The Venice Project is now officially known as Joost. Why? Because.
There’s one thing I still don’t get about The Venice Project, the secretive, TV 2.0, peer-to-peer project being put together by billionaire Skype founder Janus Friis and Niklas Zennstrom to revolutionize the boob tube (Om Malik has an in-depth look here). And that thing is this: Why is it called The Venice Project? Did they think of it in a cafe in Venice? Is the project almost under water? Do Venetians watch a lot of TV, in addition to having invented the Venetian blind? I’m not sure.
What I do know is that the player is very slick (yes, unlike my poor friend Mark Evans, I got an invite to the beta). The content, however, still leaves a bit to be desired. That’s not surprising, of course, but as Tony Hung pointed out awhile back, the bottom line is the content. A really nice interface, with lots of cool features and great useability, is only going to impress people for so long.
So far, the content consists of lots of HBO-type programs — a Green Day documentary, an interview with Nelson Mandela, episodes of The World’s Strongest Man, The World Poker Tour and (somewhat bizarrely) episodes of the old 1950’s television show Lassie. Some of the content comes in crystal clear, just like average quality television, while other programs are somewhat pixelated, like Web video often gets when your Internet speed is throttled.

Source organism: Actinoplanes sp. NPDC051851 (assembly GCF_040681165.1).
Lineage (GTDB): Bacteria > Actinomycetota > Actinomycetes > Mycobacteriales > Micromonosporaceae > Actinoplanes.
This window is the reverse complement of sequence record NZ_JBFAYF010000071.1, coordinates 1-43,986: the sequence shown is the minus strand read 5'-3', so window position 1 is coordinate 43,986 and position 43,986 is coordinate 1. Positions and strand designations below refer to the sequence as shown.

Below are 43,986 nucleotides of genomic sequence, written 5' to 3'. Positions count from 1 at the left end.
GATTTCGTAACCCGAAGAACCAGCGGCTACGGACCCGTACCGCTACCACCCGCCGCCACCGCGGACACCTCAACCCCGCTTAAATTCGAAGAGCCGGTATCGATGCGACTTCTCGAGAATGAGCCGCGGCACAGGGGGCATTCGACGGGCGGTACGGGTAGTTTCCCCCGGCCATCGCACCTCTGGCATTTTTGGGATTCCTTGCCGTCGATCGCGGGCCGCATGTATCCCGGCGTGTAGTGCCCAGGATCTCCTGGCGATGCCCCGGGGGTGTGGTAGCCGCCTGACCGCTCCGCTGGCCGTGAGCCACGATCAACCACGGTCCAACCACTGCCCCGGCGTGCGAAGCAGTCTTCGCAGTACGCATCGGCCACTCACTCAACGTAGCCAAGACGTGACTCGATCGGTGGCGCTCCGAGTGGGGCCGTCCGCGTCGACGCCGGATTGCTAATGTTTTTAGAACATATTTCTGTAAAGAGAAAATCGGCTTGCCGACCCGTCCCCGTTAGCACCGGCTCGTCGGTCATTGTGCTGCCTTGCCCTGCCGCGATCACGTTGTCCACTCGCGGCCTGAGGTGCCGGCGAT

As Ars Technica has pointed out, Internet speeds are also an issue The Venice Project is going to have to confront, since plenty of places — including this particular corner of North America — don’t have unlimited fibre-optic connections, and so cable providers like Rogers provide an “asymetrical” connection, which means I get tons of download bandwidth but nowhere near as much upload bandwidth.
Many ISPs also have bandwidth “caps” or limits on how much you can download per month. For a peer-to-peer service like TVP, both of those things are the kiss of death. Ars Technica notes: “watching an hour’s worth of TV consumes an average of 320MB downloaded and 105MB uploaded traffic, due to the service’s P2P architecture.” Someone who watched a lot could use up their entire month’s allotment of bandwidth in no time at all.
Could Robert Cringely be right? In a recent column, he predicted that this year would be “the year the net crashed (in the USA). Video overwhelms the net and we all learn that the broadband ISPs have been selling us something they can’t really deliver.”
As Haydn mentions in the comments, there is a social aspect built in to The Venice Project that I forgot to mention — there are “widgets” built into the application (with more coming in the future), including RSS feed “crawlers” that run along the bottom of the screen and a see-through instant messenger window, where you can chat with friends about what you’re watching.